New FBO Facility
The award recognizes facilities that have recently opened for excellence in design and convenience.
ACI Jet, San Luis Obispo
ACI Jet, the lone FBO at California’s San Luis Obispo County Airport, began operating its newly built, $20 million facility in 2021. The 28,000-sq-ft, two-story terminal features an expansive lobby; mezzanine seating overlooking the ramp; a pilot suite with two large snooze rooms, shower facilities, and a flight-planning area; a trio of conference rooms seating four, eight, and 18, respectively; and a refreshment bar.
Jet Aviation, Scottsdale
Jet Aviation’s FBO and hangar complex at Arizona’s Scottsdale Airport consists of an 8,500-sq-ft terminal and a 30,000-sq-ft hangar, which can accommodate aircraft up to the size of a G650. The new FBO is the third at the airport.
Million Air, El Paso
The FBO boasts 10,000 sq ft of VIP lobby space, 20,000 sq ft of total hangar space, a dramatic aircraft porte-cochere, and expansive ramp space capable of supporting any aircraft type. Inside the general aviation terminal, guests will find a refreshment bar, café, pilot lounge, snooze rooms, a state-of-the-art flight planning room, and a multimedia conference room.
WACO Aircraft, Battle Creek
WACO Aircraft’s new FBO at Battle Creek Executive Airport at Kellogg Field in Michigan is part of an overall expansion of the airframer’s facility. On the first floor are an open passenger seating area, business center, pilot lounge with a snooze room, shower facilities, four private offices, and café bar. Upstairs is the WACO Kitchen restaurant, featuring locally sourced farm-to-table ingredients.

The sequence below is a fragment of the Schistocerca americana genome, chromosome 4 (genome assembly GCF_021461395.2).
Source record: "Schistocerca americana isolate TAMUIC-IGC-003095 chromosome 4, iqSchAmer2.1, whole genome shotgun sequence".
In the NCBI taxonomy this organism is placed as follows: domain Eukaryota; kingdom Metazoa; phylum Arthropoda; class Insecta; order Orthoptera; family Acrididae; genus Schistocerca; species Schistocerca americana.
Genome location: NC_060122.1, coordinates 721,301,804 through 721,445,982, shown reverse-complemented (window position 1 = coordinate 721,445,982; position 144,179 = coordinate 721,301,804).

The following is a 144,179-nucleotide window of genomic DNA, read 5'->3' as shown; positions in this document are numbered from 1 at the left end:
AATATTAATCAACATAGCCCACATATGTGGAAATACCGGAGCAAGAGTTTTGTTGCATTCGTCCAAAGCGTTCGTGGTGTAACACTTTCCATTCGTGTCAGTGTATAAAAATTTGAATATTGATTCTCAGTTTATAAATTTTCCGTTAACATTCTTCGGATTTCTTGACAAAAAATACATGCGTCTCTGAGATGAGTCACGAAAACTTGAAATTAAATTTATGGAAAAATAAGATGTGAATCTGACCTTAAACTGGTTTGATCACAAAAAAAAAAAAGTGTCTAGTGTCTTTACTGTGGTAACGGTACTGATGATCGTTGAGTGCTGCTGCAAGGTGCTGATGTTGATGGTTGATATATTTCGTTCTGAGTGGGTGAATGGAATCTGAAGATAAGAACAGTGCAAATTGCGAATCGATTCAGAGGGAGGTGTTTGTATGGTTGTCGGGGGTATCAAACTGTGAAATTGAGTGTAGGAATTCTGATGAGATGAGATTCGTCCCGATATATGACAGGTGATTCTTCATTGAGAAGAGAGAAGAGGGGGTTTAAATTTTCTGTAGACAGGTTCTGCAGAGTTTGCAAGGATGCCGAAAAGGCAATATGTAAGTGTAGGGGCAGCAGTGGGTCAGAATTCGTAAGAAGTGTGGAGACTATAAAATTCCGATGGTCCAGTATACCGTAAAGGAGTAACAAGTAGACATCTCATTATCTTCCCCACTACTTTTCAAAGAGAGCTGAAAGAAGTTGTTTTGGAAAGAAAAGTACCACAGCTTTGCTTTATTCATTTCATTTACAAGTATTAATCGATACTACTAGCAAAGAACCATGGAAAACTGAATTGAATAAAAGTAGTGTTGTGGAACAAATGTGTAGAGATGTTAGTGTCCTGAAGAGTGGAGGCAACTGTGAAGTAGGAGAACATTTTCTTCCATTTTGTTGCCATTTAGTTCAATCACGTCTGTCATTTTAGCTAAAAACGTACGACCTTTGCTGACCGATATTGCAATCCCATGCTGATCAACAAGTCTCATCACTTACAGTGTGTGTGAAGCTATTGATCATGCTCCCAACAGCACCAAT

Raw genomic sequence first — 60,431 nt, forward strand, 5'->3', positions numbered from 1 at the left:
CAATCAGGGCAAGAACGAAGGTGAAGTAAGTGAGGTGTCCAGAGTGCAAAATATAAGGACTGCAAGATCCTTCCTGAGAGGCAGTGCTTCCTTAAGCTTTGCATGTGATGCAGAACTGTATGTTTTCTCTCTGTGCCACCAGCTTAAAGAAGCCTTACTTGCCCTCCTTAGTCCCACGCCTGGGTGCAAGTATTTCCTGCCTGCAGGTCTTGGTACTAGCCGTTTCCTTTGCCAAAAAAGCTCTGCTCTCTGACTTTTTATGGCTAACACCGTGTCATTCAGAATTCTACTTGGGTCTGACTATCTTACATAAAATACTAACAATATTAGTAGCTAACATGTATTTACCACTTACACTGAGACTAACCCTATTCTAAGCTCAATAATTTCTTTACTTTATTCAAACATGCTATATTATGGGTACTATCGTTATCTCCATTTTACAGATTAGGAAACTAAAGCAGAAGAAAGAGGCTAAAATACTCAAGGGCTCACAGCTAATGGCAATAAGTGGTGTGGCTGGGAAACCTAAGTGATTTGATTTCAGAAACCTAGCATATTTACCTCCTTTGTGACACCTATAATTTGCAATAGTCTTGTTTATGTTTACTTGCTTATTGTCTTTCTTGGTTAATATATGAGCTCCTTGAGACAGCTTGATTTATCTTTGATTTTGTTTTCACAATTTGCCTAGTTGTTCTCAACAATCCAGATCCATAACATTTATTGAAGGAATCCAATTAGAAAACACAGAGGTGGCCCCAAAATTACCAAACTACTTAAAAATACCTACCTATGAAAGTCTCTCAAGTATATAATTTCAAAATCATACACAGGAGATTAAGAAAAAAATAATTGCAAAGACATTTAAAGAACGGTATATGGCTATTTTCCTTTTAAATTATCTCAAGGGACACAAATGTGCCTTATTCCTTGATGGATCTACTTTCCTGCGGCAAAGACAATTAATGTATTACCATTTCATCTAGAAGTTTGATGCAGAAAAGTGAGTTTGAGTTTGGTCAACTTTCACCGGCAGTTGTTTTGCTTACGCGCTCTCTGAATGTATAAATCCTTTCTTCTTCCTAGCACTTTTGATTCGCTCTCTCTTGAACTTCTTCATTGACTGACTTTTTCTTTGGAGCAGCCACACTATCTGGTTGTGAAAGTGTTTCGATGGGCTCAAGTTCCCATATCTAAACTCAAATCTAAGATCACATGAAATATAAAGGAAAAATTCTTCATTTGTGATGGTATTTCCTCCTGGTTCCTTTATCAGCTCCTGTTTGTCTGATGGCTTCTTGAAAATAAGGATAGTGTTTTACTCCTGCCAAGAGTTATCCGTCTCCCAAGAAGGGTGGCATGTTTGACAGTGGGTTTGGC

StanCraft, Coeur d’Alene
StanCraft Jet Center at Idaho’s Coeur d’Alene Airport-Pappy Boyington Field is a new $15 million complex. The 15,000-sq-ft, two-story atrium lobby displays one of the company’s mahogany boats. Amenities include a golf simulator; a “crew club” with private communication pods, bathroom with showers, and a pair of snooze rooms; business center; concierge; coffee shop; tenant offices; and even a dog park for those traveling with their pets.
The award recognizes recent innovation and excellence in this industry segment.
Thanks to an aggressive acquisition program in 2020 and 2021 and a recent public stock offering, Wheels Up is now the second--largest Part 135 charter provider in the U.S., trailing only NetJets.
Directional Aviation Capital’s jet card division had $450 million in sales in pandemic-ravaged 2020 and is looking to expand its programs for international travelers on charter business jets. The company’s 2021 summer flight volume was expected to exceed pre-pandemic seasonal volumes by 30 to 50 percent, reflecting growing demand for charter.
Jet It/Jet Club
North Carolina-based Jet It is a fractional-ownership program that flies HondaJets and recently expanded to Europe with a sister brand called Jet Club. The European launch comes after Jet It recorded 400 percent year-over-year growth in the U.S. Jet It utilizes a hybrid-fractional-ownership model based on days, not hours, which provides owners with the freedom to use the fleet freely and is ideal for customers making multiple stops in a single day.
Atlanta-based Volato operates a share program with HondaJets. The company will also have a jet card product and offer specially curated, all-inclusive “jet experience” travel packages. Volato manages all aircraft maintenance, fees, and flight operations, while owners simply schedule flights through the company’s app.
These categories recognize innovative new aircraft or derivatives.
Cirrus SF50 G2+